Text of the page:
“I really enjoy the water,” adds Curtis. “It has been challenging, but it’s so worth it. I just think it brings so much new stuff to this world. It’s so distinct and creates a totally new feeling for the show and the characters. I mean, the ocean itself is terrifying.”
“The characters don’t really know where they’re going and what they’re doing,” Curtis explains. “They’re different people now. They’ve changed significantly. We’re no longer as confused by what’s going on, and we’re all gearing up and getting into survival mode on a much more heightened level.” And that’s been a key factor in Fear The
Walking Dead so far. While Rick, Daryl, Carol, Glen and the rest of the survivors in the original series are by now a highly trained unit capable of bringing down pretty much any foe in seconds, the main players here are still new to the killing game – even though a few have broken their zombie- slaughtering duck.
“I was really quite shocked and surprised by some of the changes they’ve made to Travis!” admits Curtis. “Travis has different priorities now and he’s stepping up to the plate a lot more. He’s making much tougher decisions. He’s much more focused than in the first season when he was holding onto his idealism and striving to be a good man all the time. He’s had to rethink that. Now he has no problem with guns or with making sacrifices and just doing what needs to be done. But that’s just my character – there are big changes with the others too.”
That’s not surprising considering they’re all getting used to radically changed circumstances this year, whether it’s Travis’s drug- addict stepson Nick ( Frank Dillane) ditching heroin, his son Chris ( Lorenzo Henrie) who’s just seen his dad shoot his mum, or their companions, the recently bereaved Salazar family – father Daniel ( Rubén Blades) has some explaining to do to daughter Ofelia ( Mercedes Mason) about his torture- filled past in El Salvador.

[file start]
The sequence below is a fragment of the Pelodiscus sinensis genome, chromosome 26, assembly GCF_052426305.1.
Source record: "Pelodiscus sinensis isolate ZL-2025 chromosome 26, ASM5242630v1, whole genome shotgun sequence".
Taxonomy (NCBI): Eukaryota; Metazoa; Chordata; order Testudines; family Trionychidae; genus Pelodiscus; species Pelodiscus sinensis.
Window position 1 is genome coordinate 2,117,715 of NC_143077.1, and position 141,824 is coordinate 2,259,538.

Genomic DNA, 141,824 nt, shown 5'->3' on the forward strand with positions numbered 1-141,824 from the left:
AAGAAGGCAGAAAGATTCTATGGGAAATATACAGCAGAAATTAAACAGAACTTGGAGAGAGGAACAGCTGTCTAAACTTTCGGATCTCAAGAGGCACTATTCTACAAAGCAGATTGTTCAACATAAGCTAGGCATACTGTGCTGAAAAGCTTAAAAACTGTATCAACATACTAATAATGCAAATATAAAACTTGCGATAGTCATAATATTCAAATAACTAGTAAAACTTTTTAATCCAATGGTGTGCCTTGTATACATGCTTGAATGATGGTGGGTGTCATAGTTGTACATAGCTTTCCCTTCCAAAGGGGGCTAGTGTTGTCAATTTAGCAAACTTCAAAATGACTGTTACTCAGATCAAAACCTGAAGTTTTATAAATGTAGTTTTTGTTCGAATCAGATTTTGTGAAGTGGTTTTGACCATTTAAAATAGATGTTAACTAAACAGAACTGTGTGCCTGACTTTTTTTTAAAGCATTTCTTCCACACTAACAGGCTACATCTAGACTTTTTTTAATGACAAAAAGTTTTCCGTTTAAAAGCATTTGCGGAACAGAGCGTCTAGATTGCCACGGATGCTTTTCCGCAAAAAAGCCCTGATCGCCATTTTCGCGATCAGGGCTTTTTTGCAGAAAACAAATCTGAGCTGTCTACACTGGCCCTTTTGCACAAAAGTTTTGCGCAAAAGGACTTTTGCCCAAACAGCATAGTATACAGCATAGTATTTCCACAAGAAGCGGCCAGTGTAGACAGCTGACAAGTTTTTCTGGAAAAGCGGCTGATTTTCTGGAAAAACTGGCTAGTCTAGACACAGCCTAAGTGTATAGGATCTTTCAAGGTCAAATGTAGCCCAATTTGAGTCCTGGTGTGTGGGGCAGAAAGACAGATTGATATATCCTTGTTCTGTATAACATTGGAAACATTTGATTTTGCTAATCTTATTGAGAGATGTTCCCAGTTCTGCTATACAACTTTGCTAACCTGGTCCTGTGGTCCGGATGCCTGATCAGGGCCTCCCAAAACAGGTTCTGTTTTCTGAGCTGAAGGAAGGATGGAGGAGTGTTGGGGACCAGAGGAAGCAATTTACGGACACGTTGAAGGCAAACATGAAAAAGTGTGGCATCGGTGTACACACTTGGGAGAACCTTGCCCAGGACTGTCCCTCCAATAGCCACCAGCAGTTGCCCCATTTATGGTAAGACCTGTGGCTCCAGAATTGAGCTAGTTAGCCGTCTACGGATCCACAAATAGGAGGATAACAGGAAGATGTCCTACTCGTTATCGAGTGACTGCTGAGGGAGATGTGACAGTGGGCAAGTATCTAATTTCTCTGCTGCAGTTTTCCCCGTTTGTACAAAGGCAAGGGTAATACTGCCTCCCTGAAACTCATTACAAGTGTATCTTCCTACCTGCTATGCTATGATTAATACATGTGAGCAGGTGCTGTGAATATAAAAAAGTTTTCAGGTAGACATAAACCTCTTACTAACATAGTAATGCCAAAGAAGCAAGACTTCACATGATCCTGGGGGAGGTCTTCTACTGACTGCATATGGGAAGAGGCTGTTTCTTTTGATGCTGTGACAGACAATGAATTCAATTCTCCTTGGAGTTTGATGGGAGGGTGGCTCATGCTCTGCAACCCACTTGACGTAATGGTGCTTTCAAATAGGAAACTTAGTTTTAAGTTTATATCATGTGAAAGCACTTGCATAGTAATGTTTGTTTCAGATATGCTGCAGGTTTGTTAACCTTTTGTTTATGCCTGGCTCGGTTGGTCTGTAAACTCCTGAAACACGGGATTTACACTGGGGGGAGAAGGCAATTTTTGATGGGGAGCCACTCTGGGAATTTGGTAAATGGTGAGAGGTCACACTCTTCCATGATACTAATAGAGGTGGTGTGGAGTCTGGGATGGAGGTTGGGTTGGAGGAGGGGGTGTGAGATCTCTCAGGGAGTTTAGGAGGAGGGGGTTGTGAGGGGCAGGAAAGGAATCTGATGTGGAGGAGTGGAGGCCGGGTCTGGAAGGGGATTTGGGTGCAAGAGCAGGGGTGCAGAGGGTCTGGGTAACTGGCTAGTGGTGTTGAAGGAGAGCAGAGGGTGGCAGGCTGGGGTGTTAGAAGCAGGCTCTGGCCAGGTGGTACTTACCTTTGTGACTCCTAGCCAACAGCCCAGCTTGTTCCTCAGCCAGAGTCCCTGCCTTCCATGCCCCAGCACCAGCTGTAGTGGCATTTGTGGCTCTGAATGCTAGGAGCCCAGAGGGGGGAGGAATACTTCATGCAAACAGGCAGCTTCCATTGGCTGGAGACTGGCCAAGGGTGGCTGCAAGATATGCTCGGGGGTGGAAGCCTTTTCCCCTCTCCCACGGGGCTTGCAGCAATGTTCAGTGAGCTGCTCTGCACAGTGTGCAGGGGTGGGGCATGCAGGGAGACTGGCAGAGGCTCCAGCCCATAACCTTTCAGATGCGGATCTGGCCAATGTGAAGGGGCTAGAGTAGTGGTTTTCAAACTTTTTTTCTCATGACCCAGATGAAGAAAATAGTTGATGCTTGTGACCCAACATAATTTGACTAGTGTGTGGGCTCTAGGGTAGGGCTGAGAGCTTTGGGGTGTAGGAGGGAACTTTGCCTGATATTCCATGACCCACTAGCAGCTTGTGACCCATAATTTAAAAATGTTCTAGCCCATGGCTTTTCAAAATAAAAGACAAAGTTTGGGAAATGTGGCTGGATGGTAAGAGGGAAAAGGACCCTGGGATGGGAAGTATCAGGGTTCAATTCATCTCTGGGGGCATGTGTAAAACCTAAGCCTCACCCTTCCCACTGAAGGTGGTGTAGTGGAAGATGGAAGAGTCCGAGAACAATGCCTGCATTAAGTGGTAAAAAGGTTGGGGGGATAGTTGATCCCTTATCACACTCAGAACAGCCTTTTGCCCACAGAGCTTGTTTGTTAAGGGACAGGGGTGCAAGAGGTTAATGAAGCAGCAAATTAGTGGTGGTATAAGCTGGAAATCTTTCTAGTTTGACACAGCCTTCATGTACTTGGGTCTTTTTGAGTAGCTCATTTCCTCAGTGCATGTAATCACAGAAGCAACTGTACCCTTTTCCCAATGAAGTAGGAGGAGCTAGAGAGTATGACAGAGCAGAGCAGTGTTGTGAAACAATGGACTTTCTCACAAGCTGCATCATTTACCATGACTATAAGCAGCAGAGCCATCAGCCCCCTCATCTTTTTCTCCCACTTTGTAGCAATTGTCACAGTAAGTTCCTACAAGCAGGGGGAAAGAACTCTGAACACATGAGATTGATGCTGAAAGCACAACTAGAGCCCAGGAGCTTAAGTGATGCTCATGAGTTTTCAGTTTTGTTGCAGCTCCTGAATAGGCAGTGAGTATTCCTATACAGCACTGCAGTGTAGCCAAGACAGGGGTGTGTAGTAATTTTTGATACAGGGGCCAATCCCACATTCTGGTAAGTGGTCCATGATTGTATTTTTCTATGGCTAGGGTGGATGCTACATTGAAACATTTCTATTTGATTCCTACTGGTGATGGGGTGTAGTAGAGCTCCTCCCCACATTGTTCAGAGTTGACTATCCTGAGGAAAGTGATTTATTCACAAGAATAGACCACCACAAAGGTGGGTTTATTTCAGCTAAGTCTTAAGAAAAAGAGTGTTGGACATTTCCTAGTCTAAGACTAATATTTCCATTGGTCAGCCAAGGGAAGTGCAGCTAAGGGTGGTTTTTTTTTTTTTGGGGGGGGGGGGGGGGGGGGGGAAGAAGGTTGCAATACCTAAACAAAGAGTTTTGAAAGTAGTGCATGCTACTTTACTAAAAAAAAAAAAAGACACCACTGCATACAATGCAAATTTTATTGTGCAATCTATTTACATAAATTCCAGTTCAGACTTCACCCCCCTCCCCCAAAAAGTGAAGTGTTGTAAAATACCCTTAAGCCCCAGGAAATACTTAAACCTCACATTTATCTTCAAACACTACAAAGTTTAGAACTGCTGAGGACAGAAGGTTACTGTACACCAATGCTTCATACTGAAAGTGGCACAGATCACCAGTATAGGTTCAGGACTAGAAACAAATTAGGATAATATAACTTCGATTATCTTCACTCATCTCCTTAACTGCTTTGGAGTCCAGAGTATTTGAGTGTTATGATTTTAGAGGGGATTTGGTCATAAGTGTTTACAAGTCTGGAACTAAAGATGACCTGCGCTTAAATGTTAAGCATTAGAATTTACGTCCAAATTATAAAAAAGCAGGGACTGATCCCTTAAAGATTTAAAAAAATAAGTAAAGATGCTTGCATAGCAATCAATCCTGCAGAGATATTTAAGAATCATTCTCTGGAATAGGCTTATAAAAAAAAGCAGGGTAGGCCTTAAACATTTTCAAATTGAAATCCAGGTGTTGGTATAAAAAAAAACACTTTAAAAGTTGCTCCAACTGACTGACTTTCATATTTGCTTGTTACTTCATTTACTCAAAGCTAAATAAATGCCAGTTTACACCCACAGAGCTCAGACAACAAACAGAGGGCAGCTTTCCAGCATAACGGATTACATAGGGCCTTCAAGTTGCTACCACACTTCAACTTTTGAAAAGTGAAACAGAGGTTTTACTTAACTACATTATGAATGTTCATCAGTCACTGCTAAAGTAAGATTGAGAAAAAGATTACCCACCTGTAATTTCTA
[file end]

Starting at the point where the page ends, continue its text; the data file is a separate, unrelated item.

“I think the family aspect of the show is working well,” says Curtis. “It feels very grounded by that. Families often don’t get along, but they love each other at the same time, and I think the show is growing into that. I think that aspect is really starting to bind and work increasingly well.”
They can’t escape the fact, however, that life expectancies for characters in The Walking
Dead world are typically Game Of Thrones low unless you’re one of the chosen few. “Of course, I’d like to see Travis survive,” Curtis admits. “But we get scripts shortly before we start shooting. A matter of days, actually. So we don’t get a lot of time to process what’s happening, and yes, that can be quite challenging. I often wish the writers would tell us more, but they don’t. I’m often saying, ‘ I didn’t see that coming’. But it always makes sense. It’s not just random – it all stacks up. There have been a lot of surprises. The creators are having a ball with this show, coming up with the most difficult situations for us as characters. Our characters are facing issues morally, ethically, in terms of our humanity, in terms of what it means to be a family. It’s really full on.”
Fear The Walking Dead season two premieres on 11 April on AMC, exclusive to BT.
the creators are having a ball with the show
They’re going need a bigger ( and better) boat. Fear her: she’s the walking dead, you know. Travis is joined by Daniel Salazar, a man who knows his way round a razor blade.
Nick ( Frank Dillane) goes cold turkey this season. Lawrence Of Arabia 2 anyone? Hang on, is that a flying saucer?! Nick’s presumably not in a swimming pool in Tenerife. Travis’s girlfriend Madison ( Kim Dickens) is all at sea too.